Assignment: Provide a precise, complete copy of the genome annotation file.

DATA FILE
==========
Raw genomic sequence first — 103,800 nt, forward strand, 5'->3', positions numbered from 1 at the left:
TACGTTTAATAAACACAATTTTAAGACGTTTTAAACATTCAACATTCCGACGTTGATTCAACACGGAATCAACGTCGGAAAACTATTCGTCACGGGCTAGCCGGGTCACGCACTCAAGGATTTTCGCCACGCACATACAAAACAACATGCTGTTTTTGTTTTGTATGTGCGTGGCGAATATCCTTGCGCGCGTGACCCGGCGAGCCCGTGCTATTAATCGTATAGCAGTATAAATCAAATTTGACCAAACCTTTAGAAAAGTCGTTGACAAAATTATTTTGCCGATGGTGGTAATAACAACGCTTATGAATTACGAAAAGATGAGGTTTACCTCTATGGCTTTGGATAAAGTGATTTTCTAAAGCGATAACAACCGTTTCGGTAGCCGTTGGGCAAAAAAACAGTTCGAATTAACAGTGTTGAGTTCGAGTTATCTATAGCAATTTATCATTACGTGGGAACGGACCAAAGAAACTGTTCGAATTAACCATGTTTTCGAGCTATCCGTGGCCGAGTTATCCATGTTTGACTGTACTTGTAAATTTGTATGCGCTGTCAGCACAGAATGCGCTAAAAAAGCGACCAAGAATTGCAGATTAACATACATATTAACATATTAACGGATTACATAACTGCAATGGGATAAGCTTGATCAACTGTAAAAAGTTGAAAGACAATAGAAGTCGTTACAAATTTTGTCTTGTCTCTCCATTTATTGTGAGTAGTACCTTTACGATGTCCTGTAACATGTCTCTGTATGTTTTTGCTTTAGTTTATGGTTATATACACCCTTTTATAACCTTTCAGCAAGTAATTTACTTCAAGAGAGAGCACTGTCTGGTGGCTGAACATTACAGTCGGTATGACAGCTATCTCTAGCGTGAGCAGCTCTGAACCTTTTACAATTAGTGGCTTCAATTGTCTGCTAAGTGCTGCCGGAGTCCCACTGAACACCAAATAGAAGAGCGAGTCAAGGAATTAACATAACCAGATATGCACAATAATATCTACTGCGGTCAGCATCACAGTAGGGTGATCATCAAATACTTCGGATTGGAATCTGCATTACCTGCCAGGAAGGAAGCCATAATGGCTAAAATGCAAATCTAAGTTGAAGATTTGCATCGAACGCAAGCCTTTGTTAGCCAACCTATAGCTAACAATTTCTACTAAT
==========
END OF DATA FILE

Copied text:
Raw genomic sequence first — 103,800 nt, forward strand, 5'->3', positions numbered from 1 at the left:
TACGTTTAATAAACACAATTTTAAGACGTTTTAAACATTCAACATTCCGACGTTGATTCAACACGGAATCAACGTCGGAAAACTATTCGTCACGGGCTAGCCGGGTCACGCACTCAAGGATTTTCGCCACGCACATACAAAACAACATGCTGTTTTTGTTTTGTATGTGCGTGGCGAATATCCTTGCGCGCGTGACCCGGCGAGCCCGTGCTATTAATCGTATAGCAGTATAAATCAAATTTGACCAAACCTTTAGAAAAGTCGTTGACAAAATTATTTTGCCGATGGTGGTAATAACAACGCTTATGAATTACGAAAAGATGAGGTTTACCTCTATGGCTTTGGATAAAGTGATTTTCTAAAGCGATAACAACCGTTTCGGTAGCCGTTGGGCAAAAAAACAGTTCGAATTAACAGTGTTGAGTTCGAGTTATCTATAGCAATTTATCATTACGTGGGAACGGACCAAAGAAACTGTTCGAATTAACCATGTTTTCGAGCTATCCGTGGCCGAGTTATCCATGTTTGACTGTACTTGTAAATTTGTATGCGCTGTCAGCACAGAATGCGCTAAAAAAGCGACCAAGAATTGCAGATTAACATACATATTAACATATTAACGGATTACATAACTGCAATGGGATAAGCTTGATCAACTGTAAAAAGTTGAAAGACAATAGAAGTCGTTACAAATTTTGTCTTGTCTCTCCATTTATTGTGAGTAGTACCTTTACGATGTCCTGTAACATGTCTCTGTATGTTTTTGCTTTAGTTTATGGTTATATACACCCTTTTATAACCTTTCAGCAAGTAATTTACTTCAAGAGAGAGCACTGTCTGGTGGCTGAACATTACAGTCGGTATGACAGCTATCTCTAGCGTGAGCAGCTCTGAACCTTTTACAATTAGTGGCTTCAATTGTCTGCTAAGTGCTGCCGGAGTCCCACTGAACACCAAATAGAAGAGCGAGTCAAGGAATTAACATAACCAGATATGCACAATAATATCTACTGCGGTCAGCATCACAGTAGGGTGATCATCAAATACTTCGGATTGGAATCTGCATTACCTGCCAGGAAGGAAGCCATAATGGCTAAAATGCAAATCTAAGTTGAAGATTTGCATCGAACGCAAGCCTTTGTTAGCCAACCTATAGCTAACAATTTCTACTAAT